Category Archives: music

The Dresden Dolls

OK, guilty pleasure confession time. I really like The Dresden Dolls. I feel like they’re a little juvenile, and that maybe I am not supposed to take them seriously because I’m not a teenage girl with a self-mutilation issue.

But it’s just so refreshing to have an alternative to guitar rock that doesn’t involve some solitary white boy making clicking and bleeping noises with his laptop. It’s refreshing to hear music with melody, odd chords, and, good heavens, dynamics, something that amplified music has almost systematically obliterated over the last 50 years. They’re also very good musicians: the guy’s a pretty good drummer, but the girl is seriously amazing on piano, and she can really wail. (It also turns out that she’s the friend of a friend and we met her at a party; Terri thought so, I didn’t think it was the same Amanda, but the friend confirmed it a couple of weeks ago. It’s hard to tell with all the make-up in the album photos…).

Have a listen to Half Jack or procure yourself a copy of “Coin-Operated Boy” and decide for yourself. Maybe Brechtian punk cabaret is for you.

They also have a song about former local NPR talk-show host Christopher Lydon. How funny is that?

Track 7

One of the things I like about iTunes is the ability to create “smart playlists”, which are basically just filters on any piece of metadata that iTunes keeps for a song, but they show up in your playlist. Apple gives you “60′s Music” and “My Top Rated” and a few others as starters. I created one for “recently added” so that I can easily listen to things that I’ve just put into my library within the past few days.

My smart playlist of the day is the “Track 7″ playlist, which just plays songs which are the 7th track on their original album. Back in the days of the Doug, Marco, and Ezra morning radio show, we used to do that when we were being too lazy (or half-awake) to decide what to play on the show. It was our “Lucky 7″ feature: we’d play 7 track 7s. I’m sure at least one of the Crawfordsville High kids that listened to us thought it was clever. Then again, maybe not.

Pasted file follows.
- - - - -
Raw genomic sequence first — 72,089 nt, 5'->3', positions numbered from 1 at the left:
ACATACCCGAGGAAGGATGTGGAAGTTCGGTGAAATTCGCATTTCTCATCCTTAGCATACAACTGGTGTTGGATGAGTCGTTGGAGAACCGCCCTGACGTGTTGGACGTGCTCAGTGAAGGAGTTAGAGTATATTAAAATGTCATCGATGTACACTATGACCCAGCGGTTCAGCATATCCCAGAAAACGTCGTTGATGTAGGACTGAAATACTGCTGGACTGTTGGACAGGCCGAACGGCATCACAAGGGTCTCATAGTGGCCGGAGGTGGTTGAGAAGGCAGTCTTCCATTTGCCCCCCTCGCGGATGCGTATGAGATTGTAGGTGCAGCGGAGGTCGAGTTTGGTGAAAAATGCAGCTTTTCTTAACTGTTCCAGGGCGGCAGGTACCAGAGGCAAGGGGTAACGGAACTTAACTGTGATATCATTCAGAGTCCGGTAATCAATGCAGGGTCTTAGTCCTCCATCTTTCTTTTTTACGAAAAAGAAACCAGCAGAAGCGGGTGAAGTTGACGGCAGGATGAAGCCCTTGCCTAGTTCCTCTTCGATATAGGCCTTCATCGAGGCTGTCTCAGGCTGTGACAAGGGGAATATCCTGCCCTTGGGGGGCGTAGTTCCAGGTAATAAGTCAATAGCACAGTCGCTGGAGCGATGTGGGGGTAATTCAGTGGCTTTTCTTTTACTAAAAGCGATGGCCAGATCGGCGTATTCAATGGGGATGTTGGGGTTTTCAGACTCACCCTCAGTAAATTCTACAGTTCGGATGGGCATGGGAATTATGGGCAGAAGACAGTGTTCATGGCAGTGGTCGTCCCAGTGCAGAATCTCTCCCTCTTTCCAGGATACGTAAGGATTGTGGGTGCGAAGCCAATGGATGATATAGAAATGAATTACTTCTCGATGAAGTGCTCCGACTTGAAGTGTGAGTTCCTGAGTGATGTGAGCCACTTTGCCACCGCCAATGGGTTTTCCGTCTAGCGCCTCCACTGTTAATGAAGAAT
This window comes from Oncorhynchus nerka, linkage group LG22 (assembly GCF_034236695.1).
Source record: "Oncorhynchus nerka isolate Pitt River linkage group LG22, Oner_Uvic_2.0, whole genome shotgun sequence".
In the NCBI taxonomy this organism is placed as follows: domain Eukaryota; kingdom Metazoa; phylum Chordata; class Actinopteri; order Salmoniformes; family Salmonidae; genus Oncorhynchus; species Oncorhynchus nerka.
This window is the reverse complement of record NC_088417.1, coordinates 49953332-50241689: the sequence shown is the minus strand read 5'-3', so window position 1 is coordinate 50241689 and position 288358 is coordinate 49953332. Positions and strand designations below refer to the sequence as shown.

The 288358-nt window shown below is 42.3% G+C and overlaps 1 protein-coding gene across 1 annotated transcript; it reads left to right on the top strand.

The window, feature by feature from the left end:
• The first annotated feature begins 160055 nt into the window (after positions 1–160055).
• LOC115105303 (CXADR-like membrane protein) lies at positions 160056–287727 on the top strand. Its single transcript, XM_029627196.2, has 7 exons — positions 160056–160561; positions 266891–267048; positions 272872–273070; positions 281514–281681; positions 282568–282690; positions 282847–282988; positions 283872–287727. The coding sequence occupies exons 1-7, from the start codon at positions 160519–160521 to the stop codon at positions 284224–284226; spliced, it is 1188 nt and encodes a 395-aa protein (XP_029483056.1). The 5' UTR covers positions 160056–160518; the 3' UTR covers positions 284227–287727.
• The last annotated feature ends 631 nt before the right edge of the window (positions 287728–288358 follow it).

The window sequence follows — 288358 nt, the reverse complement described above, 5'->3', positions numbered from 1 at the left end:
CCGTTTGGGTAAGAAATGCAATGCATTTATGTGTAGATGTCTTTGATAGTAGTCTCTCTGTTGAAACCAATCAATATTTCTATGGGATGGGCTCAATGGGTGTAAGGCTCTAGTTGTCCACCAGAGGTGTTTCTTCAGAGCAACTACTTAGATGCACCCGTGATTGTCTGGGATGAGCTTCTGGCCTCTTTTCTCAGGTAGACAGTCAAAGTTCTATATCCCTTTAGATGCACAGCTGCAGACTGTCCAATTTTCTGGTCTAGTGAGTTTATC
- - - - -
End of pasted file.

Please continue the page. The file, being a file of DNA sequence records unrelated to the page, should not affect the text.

On amplified music, digital accordions, and Johnny D’s

Terri and I had dinner at Johnny D’s last week. We almost never go see music there, because for the most part, the kinds of acts they book… well, they suck. It’s all this jumble of world zydeco funk blues reggae folk roots crap. But their food is actually decent, they have a varied tap, and it’s on the way home from the T. As we were eating, a guy was setting up a bunch of gear, presumeably for his gig later that evening. It seemed like a lot of effort. And I had an epiphany. I hate amplified music. All of it. It’s ridiculous. This guy is spending hours setting up equipment to spend about the same number of hours playing music. And the room is basically the size of, say, a shoe store. Just get up and play, guy. If someone in a crowd of a hundred or so people picks up a hollow hunk of wood with strings on it, and starts whacking at it and yelling words at specific pitches in rhythm, the other 99 people are going to listen. We’re wired to.

Yes, you say, but what about bigger venues? Well, bigger venues inherently suck. So, no amplified music also means no sucky big venues.

So I toyed with this idea in idle moments the past week or so, and became more and more enamoured of it.

And then, like most ridiculous extreme ideas I toy with, I found something that made me drop it immediately. And that was the new Roland FR-7 digital accordion. Fun fun fun! But I’d have to plug in somewhere…

Before I wrap this up, I have to also soften my stance on the kind of music Johnny D’s books. I confess to owning a klezmer disc or two. And confess that I saw Brave Combo, a polka band, at Johnny D’s. More than once. So I’m not immune to the occasional allure of world zydeco funk blues reggae folk roots polka klezmer crap. I guess it’s the whole Weltanschauung and the lifestyle that goes with it that I can live without. Like if I start liking it too much, I have to grow a beard and send checks to PBS and buy an old Volvo to plaster with bumper stickers.